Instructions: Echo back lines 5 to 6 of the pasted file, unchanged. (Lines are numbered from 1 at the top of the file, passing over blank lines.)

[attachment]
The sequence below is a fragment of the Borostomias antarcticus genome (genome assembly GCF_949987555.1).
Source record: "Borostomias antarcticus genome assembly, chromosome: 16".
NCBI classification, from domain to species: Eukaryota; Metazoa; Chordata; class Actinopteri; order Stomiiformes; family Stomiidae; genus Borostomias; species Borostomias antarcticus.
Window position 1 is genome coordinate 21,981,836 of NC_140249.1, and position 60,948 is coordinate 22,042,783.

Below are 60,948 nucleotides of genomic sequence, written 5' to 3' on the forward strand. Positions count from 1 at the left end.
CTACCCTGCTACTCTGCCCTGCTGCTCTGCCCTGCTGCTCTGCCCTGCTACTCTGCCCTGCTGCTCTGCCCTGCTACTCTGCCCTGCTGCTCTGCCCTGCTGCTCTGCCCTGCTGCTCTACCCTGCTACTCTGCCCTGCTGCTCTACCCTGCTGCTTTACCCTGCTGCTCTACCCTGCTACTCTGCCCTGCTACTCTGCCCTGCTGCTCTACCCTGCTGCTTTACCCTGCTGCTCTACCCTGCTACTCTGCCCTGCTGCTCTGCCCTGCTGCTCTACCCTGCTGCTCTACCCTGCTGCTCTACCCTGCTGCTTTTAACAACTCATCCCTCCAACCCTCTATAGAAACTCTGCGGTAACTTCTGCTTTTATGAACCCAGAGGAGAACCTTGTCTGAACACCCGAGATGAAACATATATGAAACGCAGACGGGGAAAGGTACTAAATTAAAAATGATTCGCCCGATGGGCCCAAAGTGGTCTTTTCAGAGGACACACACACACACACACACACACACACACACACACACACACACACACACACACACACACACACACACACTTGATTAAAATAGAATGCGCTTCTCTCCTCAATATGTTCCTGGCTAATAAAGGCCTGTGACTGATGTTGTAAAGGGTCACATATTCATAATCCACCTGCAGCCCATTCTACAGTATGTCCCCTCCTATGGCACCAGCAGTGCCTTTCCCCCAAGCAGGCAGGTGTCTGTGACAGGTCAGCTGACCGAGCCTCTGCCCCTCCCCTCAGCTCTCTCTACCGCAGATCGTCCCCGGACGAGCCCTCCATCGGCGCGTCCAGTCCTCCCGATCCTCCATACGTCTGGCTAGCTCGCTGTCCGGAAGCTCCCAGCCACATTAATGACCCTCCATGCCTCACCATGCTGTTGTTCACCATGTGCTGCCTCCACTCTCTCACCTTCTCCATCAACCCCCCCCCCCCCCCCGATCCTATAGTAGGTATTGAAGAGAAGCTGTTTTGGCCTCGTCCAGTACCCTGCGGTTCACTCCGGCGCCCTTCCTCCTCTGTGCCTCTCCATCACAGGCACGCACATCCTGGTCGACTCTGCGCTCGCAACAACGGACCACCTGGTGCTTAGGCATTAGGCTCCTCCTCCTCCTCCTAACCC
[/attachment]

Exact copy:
Below are 60,948 nucleotides of genomic sequence, written 5' to 3' on the forward strand. Positions count from 1 at the left end.
CTACCCTGCTACTCTGCCCTGCTGCTCTGCCCTGCTGCTCTGCCCTGCTACTCTGCCCTGCTGCTCTGCCCTGCTACTCTGCCCTGCTGCTCTGCCCTGCTGCTCTGCCCTGCTGCTCTACCCTGCTACTCTGCCCTGCTGCTCTACCCTGCTGCTTTACCCTGCTGCTCTACCCTGCTACTCTGCCCTGCTACTCTGCCCTGCTGCTCTACCCTGCTGCTTTACCCTGCTGCTCTACCCTGCTACTCTGCCCTGCTGCTCTGCCCTGCTGCTCTACCCTGCTGCTCTACCCTGCTGCTCTACCCTGCTGCTTTTAACAACTCATCCCTCCAACCCTCTATAGAAACTCTGCGGTAACTTCTGCTTTTATGAACCCAGAGGAGAACCTTGTCTGAACACCCGAGATGAAACATATATGAAACGCAGACGGGGAAAGGTACTAAATTAAAAATGATTCGCCCGATGGGCCCAAAGTGGTCTTTTCAGAGGACACACACACACACACACACACACACACACACACACACACACACACACACACACACACACACACACACACTTGATTAAAATAGAATGCGCTTCTCTCCTCAATATGTTCCTGGCTAATAAAGGCCTGTGACTGATGTTGTAAAGGGTCACATATTCATAATCCACCTGCAGCCCATTCTACAGTATGTCCCCTCCTATGGCACCAGCAGTGCCTTTCCCCCAAGCAGGCAGGTGTCTGTGACAGGTCAGCTGACCGAGCCTCTGCCCCTCCCCTCAGCTCTCTCTACCGCAGATCGTCCCCGGACGAGCCCTCCATCGGCGCGTCCAGTCCTCCCGATCCTCCATACGTCTGGCTAGCTCGCTGTCCGGAAGCTCCCAGCCACATTAATGACCCTCCATGCCTCACCATGCTGTTGTTCACCATGTGCTGCCTCCACTCTCTCACCTTCTCCATCAACCCCCCCCCCCCCCCCGATCCTATAGTAGGTATTGAAGAGAAGCTGTTTTGGCCTCGTCCAGTACCCTGCGGTTCACTCCGGCGCCCTTCCTCCTCTGTGCCTCTCCATCACAGGCACGCACATCCTGGTCGACTCTGCGCTCGCAACAACGGACCACCTGGTGCTTAGGCATTAGGCTCCTCCTCCTCCTCCTAACCC